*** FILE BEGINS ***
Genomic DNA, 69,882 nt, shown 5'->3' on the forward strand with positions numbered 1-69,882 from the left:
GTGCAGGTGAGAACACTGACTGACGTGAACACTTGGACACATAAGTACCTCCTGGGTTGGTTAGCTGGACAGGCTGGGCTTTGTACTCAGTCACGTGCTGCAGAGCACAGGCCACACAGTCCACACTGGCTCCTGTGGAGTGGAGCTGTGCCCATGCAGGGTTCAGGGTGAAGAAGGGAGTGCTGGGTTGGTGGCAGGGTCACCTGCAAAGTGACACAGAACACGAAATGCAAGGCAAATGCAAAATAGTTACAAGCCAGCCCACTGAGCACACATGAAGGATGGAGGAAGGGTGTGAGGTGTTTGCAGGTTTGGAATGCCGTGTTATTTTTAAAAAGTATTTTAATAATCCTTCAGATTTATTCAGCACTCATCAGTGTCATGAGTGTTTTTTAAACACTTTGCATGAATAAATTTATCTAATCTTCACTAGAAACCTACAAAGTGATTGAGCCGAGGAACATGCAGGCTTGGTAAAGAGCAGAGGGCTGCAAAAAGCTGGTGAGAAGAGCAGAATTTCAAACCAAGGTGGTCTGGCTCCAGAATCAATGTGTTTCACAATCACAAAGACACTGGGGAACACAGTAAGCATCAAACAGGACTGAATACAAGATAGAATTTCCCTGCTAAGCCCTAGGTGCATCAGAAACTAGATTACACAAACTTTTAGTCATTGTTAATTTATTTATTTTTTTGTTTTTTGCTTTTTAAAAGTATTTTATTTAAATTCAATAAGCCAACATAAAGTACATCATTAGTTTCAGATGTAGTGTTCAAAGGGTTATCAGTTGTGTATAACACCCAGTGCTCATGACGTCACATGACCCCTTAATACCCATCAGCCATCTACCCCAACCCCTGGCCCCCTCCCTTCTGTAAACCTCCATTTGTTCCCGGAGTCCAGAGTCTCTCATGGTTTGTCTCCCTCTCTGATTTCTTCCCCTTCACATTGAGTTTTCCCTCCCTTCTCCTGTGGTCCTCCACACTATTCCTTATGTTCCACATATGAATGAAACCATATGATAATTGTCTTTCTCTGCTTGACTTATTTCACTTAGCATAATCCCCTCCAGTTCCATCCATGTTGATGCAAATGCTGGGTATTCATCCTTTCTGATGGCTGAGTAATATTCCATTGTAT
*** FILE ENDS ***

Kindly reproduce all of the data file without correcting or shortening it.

Genomic DNA, 69,882 nt, shown 5'->3' on the forward strand with positions numbered 1-69,882 from the left:
GTGCAGGTGAGAACACTGACTGACGTGAACACTTGGACACATAAGTACCTCCTGGGTTGGTTAGCTGGACAGGCTGGGCTTTGTACTCAGTCACGTGCTGCAGAGCACAGGCCACACAGTCCACACTGGCTCCTGTGGAGTGGAGCTGTGCCCATGCAGGGTTCAGGGTGAAGAAGGGAGTGCTGGGTTGGTGGCAGGGTCACCTGCAAAGTGACACAGAACACGAAATGCAAGGCAAATGCAAAATAGTTACAAGCCAGCCCACTGAGCACACATGAAGGATGGAGGAAGGGTGTGAGGTGTTTGCAGGTTTGGAATGCCGTGTTATTTTTAAAAAGTATTTTAATAATCCTTCAGATTTATTCAGCACTCATCAGTGTCATGAGTGTTTTTTAAACACTTTGCATGAATAAATTTATCTAATCTTCACTAGAAACCTACAAAGTGATTGAGCCGAGGAACATGCAGGCTTGGTAAAGAGCAGAGGGCTGCAAAAAGCTGGTGAGAAGAGCAGAATTTCAAACCAAGGTGGTCTGGCTCCAGAATCAATGTGTTTCACAATCACAAAGACACTGGGGAACACAGTAAGCATCAAACAGGACTGAATACAAGATAGAATTTCCCTGCTAAGCCCTAGGTGCATCAGAAACTAGATTACACAAACTTTTAGTCATTGTTAATTTATTTATTTTTTTGTTTTTTGCTTTTTAAAAGTATTTTATTTAAATTCAATAAGCCAACATAAAGTACATCATTAGTTTCAGATGTAGTGTTCAAAGGGTTATCAGTTGTGTATAACACCCAGTGCTCATGACGTCACATGACCCCTTAATACCCATCAGCCATCTACCCCAACCCCTGGCCCCCTCCCTTCTGTAAACCTCCATTTGTTCCCGGAGTCCAGAGTCTCTCATGGTTTGTCTCCCTCTCTGATTTCTTCCCCTTCACATTGAGTTTTCCCTCCCTTCTCCTGTGGTCCTCCACACTATTCCTTATGTTCCACATATGAATGAAACCATATGATAATTGTCTTTCTCTGCTTGACTTATTTCACTTAGCATAATCCCCTCCAGTTCCATCCATGTTGATGCAAATGCTGGGTATTCATCCTTTCTGATGGCTGAGTAATATTCCATTGTAT